HZ: I was elected in order to represent and fight for my party’s political and social vision. I believe in universal values; our national struggle is and must be based upon universal values of freedom, justice and equality. And we in Balad believe that freedom is the most precious human value and that it is a fundamental element of human dignity. So equality between women and men, the position of women in the society are indications not just of the development of the society but also of the dignity of society itself. There is no justification for a people to struggle for freedom, while oppressing the women. Freedom is a universal value and it should be pursued in the face of all kinds of oppression.
So my election is first of all a statement for the rights of women in full equality, and a woman’s full rights in her personal life; equally she has the full right to share the duty with men in leading society.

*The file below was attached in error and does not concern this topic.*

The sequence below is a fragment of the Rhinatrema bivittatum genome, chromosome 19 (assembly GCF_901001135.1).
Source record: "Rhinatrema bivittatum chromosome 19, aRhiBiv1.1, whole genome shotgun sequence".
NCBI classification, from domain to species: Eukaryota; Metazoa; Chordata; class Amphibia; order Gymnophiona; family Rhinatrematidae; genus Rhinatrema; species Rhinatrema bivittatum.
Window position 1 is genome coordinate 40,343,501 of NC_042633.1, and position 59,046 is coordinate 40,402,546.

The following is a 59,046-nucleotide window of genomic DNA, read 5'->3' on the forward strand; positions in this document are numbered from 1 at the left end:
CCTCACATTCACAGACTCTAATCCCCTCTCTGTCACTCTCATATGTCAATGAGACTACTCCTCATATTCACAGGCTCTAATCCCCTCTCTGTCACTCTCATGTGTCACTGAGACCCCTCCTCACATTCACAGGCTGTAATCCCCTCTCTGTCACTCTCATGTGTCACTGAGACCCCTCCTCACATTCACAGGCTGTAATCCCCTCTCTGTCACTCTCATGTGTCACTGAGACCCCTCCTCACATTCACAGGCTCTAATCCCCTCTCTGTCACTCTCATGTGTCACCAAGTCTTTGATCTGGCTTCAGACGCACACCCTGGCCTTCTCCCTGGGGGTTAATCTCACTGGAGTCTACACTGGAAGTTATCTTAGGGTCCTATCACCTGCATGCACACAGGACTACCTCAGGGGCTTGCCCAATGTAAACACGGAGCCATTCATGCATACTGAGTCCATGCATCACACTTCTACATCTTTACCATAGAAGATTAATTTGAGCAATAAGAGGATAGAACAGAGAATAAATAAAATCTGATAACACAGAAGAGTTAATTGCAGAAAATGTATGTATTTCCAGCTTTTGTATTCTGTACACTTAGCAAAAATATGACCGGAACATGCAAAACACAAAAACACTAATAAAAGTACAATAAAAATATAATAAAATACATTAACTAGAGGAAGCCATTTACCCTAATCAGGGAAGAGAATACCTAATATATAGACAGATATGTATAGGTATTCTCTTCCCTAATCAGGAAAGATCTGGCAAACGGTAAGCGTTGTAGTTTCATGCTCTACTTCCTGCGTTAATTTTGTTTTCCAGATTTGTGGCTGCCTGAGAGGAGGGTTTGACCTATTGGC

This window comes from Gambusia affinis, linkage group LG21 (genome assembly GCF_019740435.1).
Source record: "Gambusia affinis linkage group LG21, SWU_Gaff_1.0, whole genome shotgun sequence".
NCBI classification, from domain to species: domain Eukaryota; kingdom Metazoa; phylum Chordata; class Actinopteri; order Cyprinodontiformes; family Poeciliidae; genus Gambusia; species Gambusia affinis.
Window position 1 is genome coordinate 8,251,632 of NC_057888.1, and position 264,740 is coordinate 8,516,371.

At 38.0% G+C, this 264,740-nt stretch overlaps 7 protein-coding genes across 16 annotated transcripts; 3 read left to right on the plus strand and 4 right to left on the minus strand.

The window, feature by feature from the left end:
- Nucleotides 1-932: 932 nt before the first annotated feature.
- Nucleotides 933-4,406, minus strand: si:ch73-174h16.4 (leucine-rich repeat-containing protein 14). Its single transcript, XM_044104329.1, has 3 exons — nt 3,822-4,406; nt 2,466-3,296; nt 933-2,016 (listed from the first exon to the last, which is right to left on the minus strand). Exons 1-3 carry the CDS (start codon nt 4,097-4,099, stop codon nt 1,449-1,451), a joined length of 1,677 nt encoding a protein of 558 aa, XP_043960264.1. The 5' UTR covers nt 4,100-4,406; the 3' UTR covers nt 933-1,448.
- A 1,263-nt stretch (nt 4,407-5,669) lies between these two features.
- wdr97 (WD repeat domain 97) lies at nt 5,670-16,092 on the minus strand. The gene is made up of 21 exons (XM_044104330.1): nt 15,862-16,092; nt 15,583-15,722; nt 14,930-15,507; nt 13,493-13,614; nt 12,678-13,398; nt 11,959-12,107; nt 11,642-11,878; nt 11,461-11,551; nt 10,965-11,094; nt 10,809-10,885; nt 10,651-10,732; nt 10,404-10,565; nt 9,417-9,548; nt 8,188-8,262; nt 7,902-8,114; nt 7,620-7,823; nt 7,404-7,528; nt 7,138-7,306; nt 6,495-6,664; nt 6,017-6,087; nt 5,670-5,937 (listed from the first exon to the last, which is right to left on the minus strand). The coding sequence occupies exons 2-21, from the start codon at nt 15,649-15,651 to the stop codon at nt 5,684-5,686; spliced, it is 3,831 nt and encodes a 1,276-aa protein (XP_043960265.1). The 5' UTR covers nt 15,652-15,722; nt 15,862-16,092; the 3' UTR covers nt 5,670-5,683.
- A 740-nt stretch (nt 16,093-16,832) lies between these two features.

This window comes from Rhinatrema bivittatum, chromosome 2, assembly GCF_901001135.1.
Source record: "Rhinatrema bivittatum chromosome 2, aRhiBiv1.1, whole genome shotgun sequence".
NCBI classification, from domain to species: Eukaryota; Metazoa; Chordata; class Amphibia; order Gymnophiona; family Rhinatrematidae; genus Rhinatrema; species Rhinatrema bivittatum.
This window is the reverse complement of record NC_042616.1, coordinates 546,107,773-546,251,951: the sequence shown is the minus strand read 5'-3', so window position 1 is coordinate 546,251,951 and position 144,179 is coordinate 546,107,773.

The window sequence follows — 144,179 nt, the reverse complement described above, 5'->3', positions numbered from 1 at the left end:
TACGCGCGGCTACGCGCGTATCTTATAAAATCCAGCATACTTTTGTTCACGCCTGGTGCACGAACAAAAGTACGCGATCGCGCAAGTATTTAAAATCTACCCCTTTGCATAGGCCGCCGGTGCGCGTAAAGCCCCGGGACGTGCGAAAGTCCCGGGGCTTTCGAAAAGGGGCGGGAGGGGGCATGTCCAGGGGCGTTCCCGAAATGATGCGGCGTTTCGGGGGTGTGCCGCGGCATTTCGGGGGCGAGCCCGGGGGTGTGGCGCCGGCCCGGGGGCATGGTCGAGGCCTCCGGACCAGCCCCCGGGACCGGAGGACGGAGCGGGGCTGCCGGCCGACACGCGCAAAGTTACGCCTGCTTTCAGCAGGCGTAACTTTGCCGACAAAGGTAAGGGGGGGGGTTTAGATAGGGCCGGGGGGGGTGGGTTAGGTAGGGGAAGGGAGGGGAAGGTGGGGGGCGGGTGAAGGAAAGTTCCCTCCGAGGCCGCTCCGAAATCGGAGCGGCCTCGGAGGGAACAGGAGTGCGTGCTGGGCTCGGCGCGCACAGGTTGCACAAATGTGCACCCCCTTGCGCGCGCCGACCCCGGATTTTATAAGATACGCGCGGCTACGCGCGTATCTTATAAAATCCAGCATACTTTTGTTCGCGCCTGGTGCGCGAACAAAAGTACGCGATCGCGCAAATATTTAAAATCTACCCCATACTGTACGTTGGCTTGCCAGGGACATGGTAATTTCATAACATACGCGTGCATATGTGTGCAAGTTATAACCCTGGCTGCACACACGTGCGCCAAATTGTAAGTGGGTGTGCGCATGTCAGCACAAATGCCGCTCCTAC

HC: Your case in some ways echoes that of Dr Azmi Bishara. Could you explain briefly why he now lives in exile, and his current status within your party and as an Israeli citizen?
HZ: After Israel’s defeat in the 2006 war against Lebanon, Dr Bishara was charged with treason. Israel used the occasion to suppress an Arab political leader and intellectual who had been leading a political party which challenged Zionism. Dr Bishara and we in Balad have denied consistently the accusations levelled against him. Israel was, however, determined to criminalize the political vision and policies which he advocates. We, of course, do not believe in the impartiality of the Israeli judicial system. We believe that Dr. Bishara was targeted because he challenged the status quo by demanding the loyalty of the state to the citizen, instead of the loyalty of the citizen to the state. Clearly, he represented a “model” that was perceived as a threat to certain vested interests.